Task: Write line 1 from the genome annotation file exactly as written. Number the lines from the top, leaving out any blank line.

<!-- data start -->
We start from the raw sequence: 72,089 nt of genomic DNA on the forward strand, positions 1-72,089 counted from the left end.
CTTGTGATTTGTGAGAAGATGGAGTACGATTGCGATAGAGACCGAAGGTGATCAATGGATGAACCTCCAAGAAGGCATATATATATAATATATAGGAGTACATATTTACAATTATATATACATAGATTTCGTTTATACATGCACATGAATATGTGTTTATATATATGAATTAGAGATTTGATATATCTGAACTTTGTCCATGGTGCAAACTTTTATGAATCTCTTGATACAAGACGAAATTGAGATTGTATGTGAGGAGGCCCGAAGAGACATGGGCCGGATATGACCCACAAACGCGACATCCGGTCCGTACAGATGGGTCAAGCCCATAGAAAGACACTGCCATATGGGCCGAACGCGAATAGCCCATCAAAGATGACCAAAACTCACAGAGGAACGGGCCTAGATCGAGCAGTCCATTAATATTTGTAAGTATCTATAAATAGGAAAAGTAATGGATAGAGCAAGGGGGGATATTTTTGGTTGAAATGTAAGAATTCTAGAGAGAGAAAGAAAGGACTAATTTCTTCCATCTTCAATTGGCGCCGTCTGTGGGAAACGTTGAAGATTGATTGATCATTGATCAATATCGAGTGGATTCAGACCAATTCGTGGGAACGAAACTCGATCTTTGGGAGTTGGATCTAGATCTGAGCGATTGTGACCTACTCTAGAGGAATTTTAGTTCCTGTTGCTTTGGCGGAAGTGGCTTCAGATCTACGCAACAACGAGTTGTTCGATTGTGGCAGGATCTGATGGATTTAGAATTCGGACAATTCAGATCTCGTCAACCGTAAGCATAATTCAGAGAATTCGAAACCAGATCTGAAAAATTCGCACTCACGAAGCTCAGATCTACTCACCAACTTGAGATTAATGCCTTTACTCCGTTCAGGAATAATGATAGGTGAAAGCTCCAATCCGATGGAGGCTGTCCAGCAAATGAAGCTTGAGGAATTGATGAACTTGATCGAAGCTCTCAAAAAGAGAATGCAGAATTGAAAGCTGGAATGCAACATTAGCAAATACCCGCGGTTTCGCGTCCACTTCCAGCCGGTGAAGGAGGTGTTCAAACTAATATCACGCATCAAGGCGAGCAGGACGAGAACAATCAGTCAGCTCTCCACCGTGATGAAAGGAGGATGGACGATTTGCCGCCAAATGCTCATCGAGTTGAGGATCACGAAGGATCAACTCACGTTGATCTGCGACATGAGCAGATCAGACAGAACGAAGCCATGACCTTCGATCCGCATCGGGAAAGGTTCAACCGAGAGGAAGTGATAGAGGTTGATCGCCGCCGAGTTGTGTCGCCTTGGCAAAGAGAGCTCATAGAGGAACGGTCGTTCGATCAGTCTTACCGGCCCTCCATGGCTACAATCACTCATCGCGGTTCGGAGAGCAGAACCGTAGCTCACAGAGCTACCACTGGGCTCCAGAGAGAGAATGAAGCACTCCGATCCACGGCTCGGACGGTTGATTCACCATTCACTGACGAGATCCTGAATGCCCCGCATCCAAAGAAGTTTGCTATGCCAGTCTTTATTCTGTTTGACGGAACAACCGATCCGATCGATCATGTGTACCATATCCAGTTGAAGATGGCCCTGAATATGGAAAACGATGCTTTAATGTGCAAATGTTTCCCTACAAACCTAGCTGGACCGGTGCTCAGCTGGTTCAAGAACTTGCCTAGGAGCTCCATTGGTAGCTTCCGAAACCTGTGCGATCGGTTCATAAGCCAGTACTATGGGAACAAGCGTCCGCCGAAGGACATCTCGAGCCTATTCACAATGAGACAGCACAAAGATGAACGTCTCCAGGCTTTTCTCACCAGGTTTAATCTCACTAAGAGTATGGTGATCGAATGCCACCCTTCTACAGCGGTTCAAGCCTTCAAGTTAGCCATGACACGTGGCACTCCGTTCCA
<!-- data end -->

We start from the raw sequence: 72,089 nt of genomic DNA on the forward strand, positions 1-72,089 counted from the left end.